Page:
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Lewis-Clark State's Ike George is making an impact back in Idaho

Feb. 6—PHOENIX — When No. 3 Lewis-Clark State took the field for its season opener against No. 6 Tennessee Wesleyan, a new name was written on the lineup card. Batting ninth, it read "No. 1, I. George, Pos. 6."

George is a junior transfer from Charleston Southern who played high school for Bishop Kelly in Boise before making his way back to Idaho to play for the Warriors this year.

Playing for LCSC in Arizona, it was a double-homecoming for George. It was a return to the Phoenix-metro area, where he played the first two years of his collegiate career with Paradise Valley Community College, and it was the first time he donned a uniform of an Idaho-based team since his senior year of high school, which was canceled due to the COVID-19 pandemic.

George made the varsity team at Bishop Kelly as a sophomore, taking over the starting shortstop position, and in his junior year the team went 25-5. The Knights lost to Idaho Falls in the state tournament, but wrapped up the season with a third-place finish with a win against Lakeland.

After George's senior season was canceled, Bishop Kelly went on to win two straight chippers.

Which, in the words of coach Jeff Cammann, was bittersweet. George already dealt with a share of injuries in his three full high school seasons. He had a shoulder injury and broke his elbow sophomore year.

On top of going through that, Cammann believes the 2020 squad was even more talented than the championship teams. Through the four games the 2020 team played before the season was canceled, it went 4-0 and posted two shutouts with three games of scoring 13-plus runs.

But any state championship run that may have been in the cards ended up being taken away due to the pandemic.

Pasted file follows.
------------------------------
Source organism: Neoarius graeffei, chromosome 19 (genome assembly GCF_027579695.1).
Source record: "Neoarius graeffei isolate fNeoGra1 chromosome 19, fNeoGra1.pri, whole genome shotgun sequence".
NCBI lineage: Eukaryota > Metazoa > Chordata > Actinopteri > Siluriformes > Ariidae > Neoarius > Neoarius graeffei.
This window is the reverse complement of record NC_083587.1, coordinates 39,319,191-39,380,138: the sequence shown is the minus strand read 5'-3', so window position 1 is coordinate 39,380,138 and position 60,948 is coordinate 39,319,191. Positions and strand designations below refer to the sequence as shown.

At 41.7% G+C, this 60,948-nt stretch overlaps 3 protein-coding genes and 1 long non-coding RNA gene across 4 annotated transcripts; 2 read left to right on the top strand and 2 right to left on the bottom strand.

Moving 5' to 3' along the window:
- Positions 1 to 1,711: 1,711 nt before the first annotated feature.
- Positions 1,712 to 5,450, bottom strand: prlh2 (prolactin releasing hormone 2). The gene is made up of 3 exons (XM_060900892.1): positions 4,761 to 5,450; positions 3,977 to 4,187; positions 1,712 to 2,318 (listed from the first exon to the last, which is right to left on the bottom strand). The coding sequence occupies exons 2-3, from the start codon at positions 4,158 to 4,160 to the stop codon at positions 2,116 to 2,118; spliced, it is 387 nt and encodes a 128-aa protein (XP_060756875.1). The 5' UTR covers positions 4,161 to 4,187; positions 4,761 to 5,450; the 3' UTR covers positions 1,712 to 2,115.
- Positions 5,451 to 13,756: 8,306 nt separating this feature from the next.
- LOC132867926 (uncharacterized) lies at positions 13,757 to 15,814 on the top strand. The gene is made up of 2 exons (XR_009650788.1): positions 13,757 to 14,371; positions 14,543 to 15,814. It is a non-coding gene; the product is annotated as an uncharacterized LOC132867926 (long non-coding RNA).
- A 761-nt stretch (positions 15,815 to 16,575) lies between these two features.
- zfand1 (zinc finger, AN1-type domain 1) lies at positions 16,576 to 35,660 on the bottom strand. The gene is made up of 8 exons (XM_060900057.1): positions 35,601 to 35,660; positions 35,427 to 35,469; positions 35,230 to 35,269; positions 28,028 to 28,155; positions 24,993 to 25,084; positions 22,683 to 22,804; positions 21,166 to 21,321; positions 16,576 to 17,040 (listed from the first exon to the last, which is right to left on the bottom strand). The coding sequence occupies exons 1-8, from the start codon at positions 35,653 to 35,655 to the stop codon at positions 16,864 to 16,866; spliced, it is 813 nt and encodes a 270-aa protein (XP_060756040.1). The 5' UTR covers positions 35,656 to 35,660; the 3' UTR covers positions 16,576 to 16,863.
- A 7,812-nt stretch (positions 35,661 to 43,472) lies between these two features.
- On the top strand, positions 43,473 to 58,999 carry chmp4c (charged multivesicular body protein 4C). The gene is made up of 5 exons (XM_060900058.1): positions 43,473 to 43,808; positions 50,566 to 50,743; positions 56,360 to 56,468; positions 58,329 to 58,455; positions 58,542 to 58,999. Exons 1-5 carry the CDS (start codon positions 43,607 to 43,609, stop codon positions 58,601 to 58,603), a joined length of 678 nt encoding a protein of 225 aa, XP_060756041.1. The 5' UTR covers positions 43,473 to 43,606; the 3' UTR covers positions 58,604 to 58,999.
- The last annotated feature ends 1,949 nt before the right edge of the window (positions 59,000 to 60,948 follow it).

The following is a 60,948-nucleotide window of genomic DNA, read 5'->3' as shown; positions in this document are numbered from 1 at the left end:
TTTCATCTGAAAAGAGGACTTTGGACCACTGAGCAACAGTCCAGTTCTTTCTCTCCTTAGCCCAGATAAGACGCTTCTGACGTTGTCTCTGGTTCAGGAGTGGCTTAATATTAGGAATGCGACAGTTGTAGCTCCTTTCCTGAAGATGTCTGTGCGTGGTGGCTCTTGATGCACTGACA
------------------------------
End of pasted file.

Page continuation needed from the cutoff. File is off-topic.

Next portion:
And before George played his first game in the Warriors' trademark navy, red and white, he had to work for it.

The former Knight was discovered by a Paradise Valley assistant coach at a talent showcase in Arizona in the winter of 2020.

At the time, head coach Victor Solis wasn't allowed to offer scholarships to out-of-state players, but through connections with George's family via a mutual friend, was able to convince him to sign on to play with the Pumas.

"The first thing was he had to want to come play in our conference," Solis said. "So it had to be something he wanted to do and he felt like this conference was going to be the right place for him. And that's where we came into the equation. And thankfully we were able to land him, recruiting-wise."

Solis was impressed with George from the get-go. Solis hadn't seen George play before coming to Paradise and, despite being "raw" as a player in Solis' words, the Idaho native wasn't short on confidence or aggressiveness at the plate.

"He plays like he's 6-foot-4 or 6-foot-5," Solis said.

Through that confidence and work ethic, George claimed the starting shortstop position his freshman year.

George had a good freshman season with the Pumas and an even better sophomore campaign.

In his second year in Phoenix, George stole 51 bases, the most in school history and the fourth-most nationwide for junior college players; earned his second all-region honor from the American Baseball Coaches Association and batted a .345 average with 67 hits.